Steven Taylor is likely to appear in central defence where he will come up against Andy Carroll. This might be an interesting part of the ground to keep an eye on both on and off the ball as there is what you might call a spot of “history”. This dates back to when the two were team, well mates probably isn’t quite the correct word to use. It seems that there was some sort of “altercation” between the pair – Preview Alastair mentioned an exchange of text messages regarding a mutually-admired member of the opposite sex which led to fisticuffs. Taylor ended up with a broken jaw whilst Carroll’s hands also sustained some damage. It’ll be interesting to see if time and distance have mellowed the relationship between the two.

Midfielder Cheik Tiote is also out thanks to suspension following his sending off at Sunderland, although Yohan Cabaye appears to have recovered from a knock picked up at Anfield.

Hatem Ben Arfa seems to have settled down a bit. Whilst in France he had a bit of a reputation for being “difficult” to work with and his history is littered with mention of the word “bust-up”. Many players will get involved in the odd training ground incident at some stage in their careers. Howeve, few can have required separating from a team-mate on the pitch during a pre-match warm-up as happened a few years ago. He also once refused to warm-up from the bench, an incident that predated the phrase “doing a Tevez” by a couple of years. Ben Arfa is happily recovered from the shocking tackle from Nigel De Jong that broke his leg a few seasons ago. The tackle was so awful that the Dutch national team dropped De Jong for disciplinary reasons as a result. Would that our own FA had acted in similar fashion with John Terry.

Up front we’ll be reunited with Dember Ba who spent a few months with us during the relegation season. Unfortunately for us he wasn’t 100% match fit at the start of his spell with us and by the time he hit form it was probably too late. The relegation clause in his contract, without which he wouldn’t have signed in the first place, meant that he was offski at the end of the season, pitching up at Newcastle where he’s been sticking them away in spectacular style. He’s their top scorer this season but, more amusingly, he’s also second top scorer for Sunderland having put away an OG of a Dowie-like nature up there a few weeks ago.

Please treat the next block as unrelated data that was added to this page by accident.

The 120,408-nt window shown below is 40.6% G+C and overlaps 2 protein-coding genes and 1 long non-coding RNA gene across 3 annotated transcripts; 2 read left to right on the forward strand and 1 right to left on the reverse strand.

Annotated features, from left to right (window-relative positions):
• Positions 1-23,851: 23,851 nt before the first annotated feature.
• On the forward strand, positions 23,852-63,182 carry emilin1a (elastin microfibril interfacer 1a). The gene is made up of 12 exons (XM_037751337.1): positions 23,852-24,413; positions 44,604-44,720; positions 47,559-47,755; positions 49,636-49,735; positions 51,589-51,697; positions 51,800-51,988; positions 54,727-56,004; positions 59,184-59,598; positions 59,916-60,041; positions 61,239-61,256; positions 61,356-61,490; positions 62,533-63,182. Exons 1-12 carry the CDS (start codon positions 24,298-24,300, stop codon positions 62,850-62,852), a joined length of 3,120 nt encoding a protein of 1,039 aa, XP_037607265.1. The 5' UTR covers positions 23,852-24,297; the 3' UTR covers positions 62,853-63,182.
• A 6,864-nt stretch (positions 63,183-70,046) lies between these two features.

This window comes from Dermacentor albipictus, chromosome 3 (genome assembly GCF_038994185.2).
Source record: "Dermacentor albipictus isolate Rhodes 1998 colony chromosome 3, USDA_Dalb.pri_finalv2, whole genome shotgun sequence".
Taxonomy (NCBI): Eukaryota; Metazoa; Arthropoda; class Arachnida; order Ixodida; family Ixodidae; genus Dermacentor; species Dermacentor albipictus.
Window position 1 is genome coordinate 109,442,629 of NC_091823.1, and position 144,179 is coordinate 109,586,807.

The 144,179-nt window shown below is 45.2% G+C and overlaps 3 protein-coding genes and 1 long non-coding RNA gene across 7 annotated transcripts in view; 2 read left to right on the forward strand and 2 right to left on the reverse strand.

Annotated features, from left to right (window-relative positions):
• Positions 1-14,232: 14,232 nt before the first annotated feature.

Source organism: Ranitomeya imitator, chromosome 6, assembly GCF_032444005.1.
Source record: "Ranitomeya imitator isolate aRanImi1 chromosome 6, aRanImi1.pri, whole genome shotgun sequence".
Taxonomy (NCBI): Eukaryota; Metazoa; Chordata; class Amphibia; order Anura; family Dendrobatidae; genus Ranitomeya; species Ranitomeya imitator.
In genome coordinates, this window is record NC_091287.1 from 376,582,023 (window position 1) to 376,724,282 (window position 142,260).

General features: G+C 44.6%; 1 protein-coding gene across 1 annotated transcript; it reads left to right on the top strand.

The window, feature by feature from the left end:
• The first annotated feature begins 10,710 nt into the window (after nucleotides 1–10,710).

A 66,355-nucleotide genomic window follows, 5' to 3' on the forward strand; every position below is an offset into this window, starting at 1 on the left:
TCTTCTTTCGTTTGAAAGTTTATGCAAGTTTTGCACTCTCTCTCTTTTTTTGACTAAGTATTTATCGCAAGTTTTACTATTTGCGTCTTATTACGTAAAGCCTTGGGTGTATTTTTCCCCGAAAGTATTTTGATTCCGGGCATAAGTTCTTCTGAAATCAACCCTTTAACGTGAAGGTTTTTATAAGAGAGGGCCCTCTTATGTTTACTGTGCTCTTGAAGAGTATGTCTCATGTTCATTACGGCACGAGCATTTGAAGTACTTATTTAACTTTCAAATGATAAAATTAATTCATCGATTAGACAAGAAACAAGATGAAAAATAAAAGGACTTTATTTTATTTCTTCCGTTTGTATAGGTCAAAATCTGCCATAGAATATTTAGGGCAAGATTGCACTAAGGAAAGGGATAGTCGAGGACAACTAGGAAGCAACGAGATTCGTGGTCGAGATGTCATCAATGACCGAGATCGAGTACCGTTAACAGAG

Also available up front is one of the 462 players in the league with the surname “Cisse”. Papiss (make your own jokes up on that one) arrived last term and, like his compatriot Ba, has a penchant for the spectacular goal, his effort against Chelsea last season being a prime example. Mind you, even that was put in the shade by his effort against West Brom in which a Shammy Ameobi effort was diverted into the net by, and there’s no nice way of putting this, his arse. If only we’d thought of that tactic while Neil Ruddock was on the books.

Described by Preview Alastair as a “dick” there can only be one player in contention for Crimewatch corner this week. Serial idiot Nile Ranger is currently on the thinnest of thin ice with the Magpies’ management who must now be questioning the wisdom of giving the player a contract extension that doesn’t expire until 2016.

As a 15 year-old he did time in a Young Offender’s Institution for his part in armed muggings in North London. It will therefore come as little surprise that Ranger is part of the legacy left behind by his fellow criminal Dennis Wise, who brought the player to the club in 2008. The player’s current rap-sheet includes an arrest for an assault in 2011, a conviction for drunk and disorderly behaviour earlier this year, a fine from the FA for publishing homophobic tweets, various assorted assault charges, arrests for breaching bail conditions relating to those various assorted assault charges and, most recently, an arrest on suspicion of causing criminal damage to a house in Enfield.

Newcastle have given the player a final written warning over his persistent lateness for training – though how much attention he pays to this sort of thing can be gauged by the fact that he even turned up late for a meeting between him, the club and a representative from the PFA to discuss his lateness. He’s currently in the middle of a probation period requiring him to turn up on time for six solid weeks before he’ll be allowed to train with the first team squad again. Even if he manages that, the chances of the player keeping his nose clean for long enough to see him through to 2016 appear to be remote in extremis.

Our turn now. I enjoyed the overall performance last week which saw us pick up a well-earned point. There were a few elements that caused concern mind, particularly the frequency with which we ceded possession at times in the second half. However, the main worry has to be the burgeoning injury list that we seem to be developing at the moment. There are doubts about both Tomkins (groin) and Collins (hamstring). It is to be hoped that one of those two will be fit to line up alongside Reid, who would seem to be the only fit central defender at in the squad at the moment. Fitness tests are due on Saturday so by the time you read this you may have more idea than I have as to their availability.

On the brighter side Guy Demel may be back following a hernia problem, though Matt Taylor is still out. Other than that the usual suspects are still unavailable.